Vulnerable Leaders

The 'Future of Work' Needs Vulnerable Leaders

Whether we like it or not, the world is changing at a pace never before seen, and the Future of Work is now.

We may not be able to predict how this shift will impact jobs, industries, and markets, but there's one thing we know for sure: there will be a lot of change!

So, what does this change mean for leaders? It means there will be times when they face uncertainty and may feel completely lost. How leaders show up in these critical moments is vital.

Leaders who demonstrate vulnerability will stand out for cultivating psychologically safe environments, as the people around them feel more comfortable being authentic, sharing their thoughts and taking risks without fear of reprisal.

This article will discuss vulnerability, what it is, why it is essential for leaders, and how to be authentically vulnerable.


What is vulnerability, and why is it important?

Before we explain vulnerability, let's be clear about what it is not. Vulnerability is not about sharing sob stories, crying your heart out or sharing every single detail of your personal life. It is the authentic expression of your fears and limitations within professional boundaries.


How should a leader demonstrate vulnerability?

Demonstrating vulnerability can help a leader build trust, connect with people, and cultivate a psychologically safe work environment. Here are some ideas to get you started:

Admit Mistakes: Demonstrate courage and humility by acknowledging mistakes and taking responsibility for them. It shows others that it is okay to make mistakes and that mistakes are part of learning.

Admit Uncertainty: Be honest when you're uncertain. Let others know you are working on gaining some clarity and could do with their help. It shows others that it is okay to ask for help.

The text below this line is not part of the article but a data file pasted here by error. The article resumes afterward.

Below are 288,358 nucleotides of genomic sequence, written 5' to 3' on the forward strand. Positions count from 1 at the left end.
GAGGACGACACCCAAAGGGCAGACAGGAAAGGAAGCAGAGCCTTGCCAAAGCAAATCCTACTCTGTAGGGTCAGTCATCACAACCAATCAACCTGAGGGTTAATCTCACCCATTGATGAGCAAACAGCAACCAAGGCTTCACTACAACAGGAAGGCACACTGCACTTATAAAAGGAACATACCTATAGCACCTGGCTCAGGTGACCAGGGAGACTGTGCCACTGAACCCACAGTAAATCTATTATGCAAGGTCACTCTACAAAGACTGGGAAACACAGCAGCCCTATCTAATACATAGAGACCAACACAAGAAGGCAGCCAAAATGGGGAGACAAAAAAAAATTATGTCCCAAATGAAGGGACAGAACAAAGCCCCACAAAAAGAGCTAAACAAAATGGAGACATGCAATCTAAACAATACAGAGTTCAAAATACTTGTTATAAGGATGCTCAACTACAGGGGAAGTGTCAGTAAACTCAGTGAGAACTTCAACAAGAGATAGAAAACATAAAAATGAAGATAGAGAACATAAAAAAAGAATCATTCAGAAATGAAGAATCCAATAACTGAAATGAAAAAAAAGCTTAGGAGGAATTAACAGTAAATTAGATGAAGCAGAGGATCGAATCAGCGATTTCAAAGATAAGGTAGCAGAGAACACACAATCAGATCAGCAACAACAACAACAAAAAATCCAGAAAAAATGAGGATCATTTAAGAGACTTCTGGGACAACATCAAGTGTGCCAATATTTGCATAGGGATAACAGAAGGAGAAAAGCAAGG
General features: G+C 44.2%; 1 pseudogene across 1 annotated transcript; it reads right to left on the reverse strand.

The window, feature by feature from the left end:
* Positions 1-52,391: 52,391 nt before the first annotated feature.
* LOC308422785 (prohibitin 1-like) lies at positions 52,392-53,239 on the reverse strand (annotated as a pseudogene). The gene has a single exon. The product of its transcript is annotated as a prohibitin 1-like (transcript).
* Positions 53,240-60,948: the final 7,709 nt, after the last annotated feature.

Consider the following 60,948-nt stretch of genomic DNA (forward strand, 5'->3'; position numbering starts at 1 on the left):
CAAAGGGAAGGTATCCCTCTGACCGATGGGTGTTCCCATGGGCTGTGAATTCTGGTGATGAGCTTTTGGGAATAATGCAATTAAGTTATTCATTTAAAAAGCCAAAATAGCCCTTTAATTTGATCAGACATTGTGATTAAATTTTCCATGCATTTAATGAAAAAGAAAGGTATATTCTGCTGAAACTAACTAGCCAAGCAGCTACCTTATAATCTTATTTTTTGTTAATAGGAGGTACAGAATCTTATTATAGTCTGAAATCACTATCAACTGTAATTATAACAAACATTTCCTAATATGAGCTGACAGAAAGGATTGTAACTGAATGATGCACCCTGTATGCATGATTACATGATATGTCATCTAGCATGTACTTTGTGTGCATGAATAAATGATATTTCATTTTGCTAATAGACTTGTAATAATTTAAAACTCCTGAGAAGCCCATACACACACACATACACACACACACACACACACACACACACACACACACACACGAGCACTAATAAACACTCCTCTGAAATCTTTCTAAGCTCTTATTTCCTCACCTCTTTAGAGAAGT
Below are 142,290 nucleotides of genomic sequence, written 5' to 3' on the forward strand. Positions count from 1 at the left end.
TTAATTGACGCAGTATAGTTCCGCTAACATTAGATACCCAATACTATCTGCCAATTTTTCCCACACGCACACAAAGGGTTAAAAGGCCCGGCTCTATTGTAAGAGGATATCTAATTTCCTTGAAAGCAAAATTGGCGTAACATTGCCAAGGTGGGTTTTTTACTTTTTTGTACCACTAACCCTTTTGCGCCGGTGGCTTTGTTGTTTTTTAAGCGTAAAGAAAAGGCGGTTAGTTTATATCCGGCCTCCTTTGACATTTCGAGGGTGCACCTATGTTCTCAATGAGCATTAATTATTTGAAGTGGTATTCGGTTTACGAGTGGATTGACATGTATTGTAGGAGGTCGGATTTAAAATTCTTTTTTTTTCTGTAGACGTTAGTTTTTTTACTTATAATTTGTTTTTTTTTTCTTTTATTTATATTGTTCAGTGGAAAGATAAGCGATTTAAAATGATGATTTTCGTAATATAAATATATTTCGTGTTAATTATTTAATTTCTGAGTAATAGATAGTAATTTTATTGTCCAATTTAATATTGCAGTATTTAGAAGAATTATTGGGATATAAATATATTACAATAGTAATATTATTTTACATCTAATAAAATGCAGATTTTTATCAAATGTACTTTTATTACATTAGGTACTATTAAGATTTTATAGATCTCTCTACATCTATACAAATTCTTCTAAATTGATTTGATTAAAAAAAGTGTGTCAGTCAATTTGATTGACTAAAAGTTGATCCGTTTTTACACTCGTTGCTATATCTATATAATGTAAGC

Elicit Feedback: Seek feedback regularly. Listen to what is said and unsaid, and ask questions to gain deeper insight. It helps to cultivate open and candid dialogue.

Express Emotions: Show that you are human and let others know your feelings. Sharing your emotions sends a message to others that it is okay to be open about how you feel.

Share Personal Development: Let others know where you are trying to develop and why it is meaningful. Sharing your personal development sets a positive example for your team to embrace.

Share Experiences: Be open and transparent about your personal experiences. Share your good and not-so-good experiences and what you've learned. It helps to make you relatable!


In Conclusion

Being vulnerable can be challenging as it requires you to open up to potential criticism or rejection. It is, however, an undeniable strength, as it sets the tone for how others show up.

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Northpoint was founded on the belief that leaders have the power to ignite change and make a positive impact, and that everyone has the potential to make a difference.